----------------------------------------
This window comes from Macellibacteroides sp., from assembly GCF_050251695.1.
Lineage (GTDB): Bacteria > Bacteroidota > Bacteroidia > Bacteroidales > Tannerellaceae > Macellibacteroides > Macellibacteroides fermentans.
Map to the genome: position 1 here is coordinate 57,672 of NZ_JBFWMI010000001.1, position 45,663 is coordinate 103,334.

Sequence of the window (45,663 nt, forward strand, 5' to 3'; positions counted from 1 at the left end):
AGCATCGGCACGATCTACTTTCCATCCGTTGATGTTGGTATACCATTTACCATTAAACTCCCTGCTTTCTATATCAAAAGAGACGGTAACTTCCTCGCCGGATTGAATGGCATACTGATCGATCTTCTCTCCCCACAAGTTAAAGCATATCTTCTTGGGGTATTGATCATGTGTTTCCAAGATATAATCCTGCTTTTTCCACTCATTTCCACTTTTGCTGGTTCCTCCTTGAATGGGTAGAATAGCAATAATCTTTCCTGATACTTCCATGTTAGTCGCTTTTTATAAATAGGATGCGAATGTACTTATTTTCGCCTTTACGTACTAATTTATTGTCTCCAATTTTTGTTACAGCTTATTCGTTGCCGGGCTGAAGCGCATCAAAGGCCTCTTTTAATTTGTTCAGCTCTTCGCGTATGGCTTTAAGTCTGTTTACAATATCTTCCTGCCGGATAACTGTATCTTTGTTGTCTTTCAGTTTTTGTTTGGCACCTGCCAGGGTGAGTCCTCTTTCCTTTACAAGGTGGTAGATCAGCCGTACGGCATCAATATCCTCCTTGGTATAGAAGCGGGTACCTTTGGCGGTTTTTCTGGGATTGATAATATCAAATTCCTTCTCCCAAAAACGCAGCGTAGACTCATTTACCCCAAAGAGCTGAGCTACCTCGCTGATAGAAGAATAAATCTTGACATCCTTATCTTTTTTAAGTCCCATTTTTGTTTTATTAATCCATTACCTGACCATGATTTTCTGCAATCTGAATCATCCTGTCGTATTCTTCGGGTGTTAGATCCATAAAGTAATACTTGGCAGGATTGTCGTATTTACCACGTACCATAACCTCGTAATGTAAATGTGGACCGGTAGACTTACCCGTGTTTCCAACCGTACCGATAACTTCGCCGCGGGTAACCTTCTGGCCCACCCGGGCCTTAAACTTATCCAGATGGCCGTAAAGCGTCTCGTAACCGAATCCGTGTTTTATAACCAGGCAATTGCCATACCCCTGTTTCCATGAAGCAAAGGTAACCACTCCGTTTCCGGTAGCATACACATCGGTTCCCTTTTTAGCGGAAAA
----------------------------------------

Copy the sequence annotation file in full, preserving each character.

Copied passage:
This window comes from Macellibacteroides sp., from assembly GCF_050251695.1.
Lineage (GTDB): Bacteria > Bacteroidota > Bacteroidia > Bacteroidales > Tannerellaceae > Macellibacteroides > Macellibacteroides fermentans.
Map to the genome: position 1 here is coordinate 57,672 of NZ_JBFWMI010000001.1, position 45,663 is coordinate 103,334.

Sequence of the window (45,663 nt, forward strand, 5' to 3'; positions counted from 1 at the left end):
AGCATCGGCACGATCTACTTTCCATCCGTTGATGTTGGTATACCATTTACCATTAAACTCCCTGCTTTCTATATCAAAAGAGACGGTAACTTCCTCGCCGGATTGAATGGCATACTGATCGATCTTCTCTCCCCACAAGTTAAAGCATATCTTCTTGGGGTATTGATCATGTGTTTCCAAGATATAATCCTGCTTTTTCCACTCATTTCCACTTTTGCTGGTTCCTCCTTGAATGGGTAGAATAGCAATAATCTTTCCTGATACTTCCATGTTAGTCGCTTTTTATAAATAGGATGCGAATGTACTTATTTTCGCCTTTACGTACTAATTTATTGTCTCCAATTTTTGTTACAGCTTATTCGTTGCCGGGCTGAAGCGCATCAAAGGCCTCTTTTAATTTGTTCAGCTCTTCGCGTATGGCTTTAAGTCTGTTTACAATATCTTCCTGCCGGATAACTGTATCTTTGTTGTCTTTCAGTTTTTGTTTGGCACCTGCCAGGGTGAGTCCTCTTTCCTTTACAAGGTGGTAGATCAGCCGTACGGCATCAATATCCTCCTTGGTATAGAAGCGGGTACCTTTGGCGGTTTTTCTGGGATTGATAATATCAAATTCCTTCTCCCAAAAACGCAGCGTAGACTCATTTACCCCAAAGAGCTGAGCTACCTCGCTGATAGAAGAATAAATCTTGACATCCTTATCTTTTTTAAGTCCCATTTTTGTTTTATTAATCCATTACCTGACCATGATTTTCTGCAATCTGAATCATCCTGTCGTATTCTTCGGGTGTTAGATCCATAAAGTAATACTTGGCAGGATTGTCGTATTTACCACGTACCATAACCTCGTAATGTAAATGTGGACCGGTAGACTTACCCGTGTTTCCAACCGTACCGATAACTTCGCCGCGGGTAACCTTCTGGCCCACCCGGGCCTTAAACTTATCCAGATGGCCGTAAAGCGTCTCGTAACCGAATCCGTGTTTTATAACCAGGCAATTGCCATACCCCTGTTTCCATGAAGCAAAGGTAACCACTCCGTTTCCGGTAGCATACACATCGGTTCCCTTTTTAGCGGAAAA